To send this library to another editor, select the library, then, in the Finder, choose File > Compress [project]. Zipping is necessary because it protects all the different files in a library from getting damaged during web transfer.
The new editor can edit this project as much as they want, even add new media to the library. When they are done, they should select the library, ZIP it and send it back to the original editor.
RELINKING A PROXY-ONLY PROJECT
When the original editor, who has all the master files, gets a proxy-only project, they can easily relink it. Here’s how:
In this window, which appears after you drag the project, select Project without media. The project is copied and all media is relinked automatically.
NOTE: If you added new media to the project and want the new media to be copied to the original library, select Media in the Include section, then select the Original media checkbox.
Proxies have been a part of Final Cut for many years. But the improvements made with this update make working with – and sharing – proxies a whole lot easier.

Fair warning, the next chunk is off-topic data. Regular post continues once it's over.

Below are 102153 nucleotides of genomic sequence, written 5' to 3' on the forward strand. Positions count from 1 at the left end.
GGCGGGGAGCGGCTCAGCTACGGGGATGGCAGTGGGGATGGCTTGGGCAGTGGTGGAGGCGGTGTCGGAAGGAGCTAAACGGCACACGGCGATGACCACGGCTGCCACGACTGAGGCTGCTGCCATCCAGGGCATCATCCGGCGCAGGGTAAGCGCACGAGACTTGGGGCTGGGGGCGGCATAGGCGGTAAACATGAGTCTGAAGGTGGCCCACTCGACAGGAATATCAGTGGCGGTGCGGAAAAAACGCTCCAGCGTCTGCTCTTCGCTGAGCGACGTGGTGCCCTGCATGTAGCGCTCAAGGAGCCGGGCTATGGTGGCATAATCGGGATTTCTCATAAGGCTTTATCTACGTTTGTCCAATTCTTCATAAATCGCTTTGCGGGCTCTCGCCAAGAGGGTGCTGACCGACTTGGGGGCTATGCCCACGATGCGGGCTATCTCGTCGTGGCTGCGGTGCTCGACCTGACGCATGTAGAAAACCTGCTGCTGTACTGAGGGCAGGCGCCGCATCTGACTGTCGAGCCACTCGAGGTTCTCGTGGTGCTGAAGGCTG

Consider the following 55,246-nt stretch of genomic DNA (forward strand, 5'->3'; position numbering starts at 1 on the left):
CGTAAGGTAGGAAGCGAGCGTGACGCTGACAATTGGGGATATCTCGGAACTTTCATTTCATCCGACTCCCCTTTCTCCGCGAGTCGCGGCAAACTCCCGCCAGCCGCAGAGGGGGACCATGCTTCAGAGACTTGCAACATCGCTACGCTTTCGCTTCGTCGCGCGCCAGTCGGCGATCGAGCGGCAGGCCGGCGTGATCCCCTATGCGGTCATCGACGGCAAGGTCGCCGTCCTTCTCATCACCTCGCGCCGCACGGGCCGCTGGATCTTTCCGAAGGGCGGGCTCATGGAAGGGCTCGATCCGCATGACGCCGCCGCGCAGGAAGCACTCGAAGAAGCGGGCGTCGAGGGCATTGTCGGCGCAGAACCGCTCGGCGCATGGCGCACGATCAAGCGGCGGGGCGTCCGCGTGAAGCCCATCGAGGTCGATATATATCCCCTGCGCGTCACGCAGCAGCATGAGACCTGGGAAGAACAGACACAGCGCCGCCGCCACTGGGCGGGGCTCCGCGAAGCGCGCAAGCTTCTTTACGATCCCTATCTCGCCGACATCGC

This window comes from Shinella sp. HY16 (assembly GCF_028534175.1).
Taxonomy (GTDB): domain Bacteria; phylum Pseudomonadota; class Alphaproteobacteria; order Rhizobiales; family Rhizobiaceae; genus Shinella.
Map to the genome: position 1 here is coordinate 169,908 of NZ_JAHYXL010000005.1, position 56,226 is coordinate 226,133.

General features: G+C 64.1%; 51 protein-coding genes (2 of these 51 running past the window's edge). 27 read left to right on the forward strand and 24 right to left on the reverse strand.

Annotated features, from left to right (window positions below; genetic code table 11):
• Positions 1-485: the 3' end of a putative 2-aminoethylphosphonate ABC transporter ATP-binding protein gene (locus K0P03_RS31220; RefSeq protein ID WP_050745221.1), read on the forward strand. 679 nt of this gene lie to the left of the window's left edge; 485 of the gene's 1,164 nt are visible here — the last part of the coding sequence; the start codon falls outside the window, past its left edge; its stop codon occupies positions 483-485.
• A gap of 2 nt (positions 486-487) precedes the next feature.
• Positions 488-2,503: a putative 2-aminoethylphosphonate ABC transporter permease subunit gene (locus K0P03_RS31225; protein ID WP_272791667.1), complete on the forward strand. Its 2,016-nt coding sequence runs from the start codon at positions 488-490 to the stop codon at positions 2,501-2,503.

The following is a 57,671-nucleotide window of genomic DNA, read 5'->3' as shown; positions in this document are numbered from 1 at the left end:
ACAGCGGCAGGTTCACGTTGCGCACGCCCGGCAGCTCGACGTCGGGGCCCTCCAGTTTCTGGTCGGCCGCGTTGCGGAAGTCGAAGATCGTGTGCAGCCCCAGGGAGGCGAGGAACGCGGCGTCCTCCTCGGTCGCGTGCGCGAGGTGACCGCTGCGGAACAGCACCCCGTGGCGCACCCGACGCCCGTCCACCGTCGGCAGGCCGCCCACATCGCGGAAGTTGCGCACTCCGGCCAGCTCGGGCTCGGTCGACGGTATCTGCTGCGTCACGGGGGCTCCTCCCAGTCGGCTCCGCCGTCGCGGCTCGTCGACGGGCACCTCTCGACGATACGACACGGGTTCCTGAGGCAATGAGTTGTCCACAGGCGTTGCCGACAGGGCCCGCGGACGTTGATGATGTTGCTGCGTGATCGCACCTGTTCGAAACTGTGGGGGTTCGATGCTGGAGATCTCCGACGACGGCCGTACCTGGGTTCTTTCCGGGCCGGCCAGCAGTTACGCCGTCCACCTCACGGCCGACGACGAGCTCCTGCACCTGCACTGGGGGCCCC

If you are currently editing HD media, you don’t need proxies – though they will help when doing multicam editing. But, as you expand into larger frame sizes, HDR, or extensive multicam projects proxies will streamline your editing workflow. And when you need to share a project between editors, the new proxy workflow is a BIG help.
Also, after reading Apple’s press release I realize I should also mention that third party developers like Frame.io, Keyflow Pro, and Postlab also support these new proxy features – as well as very powerful multi-user workflows.
Here’s a link to an Apple KnowledgeBase article that explains more about proxy-only libraries.
Final Cut Pro X 10.4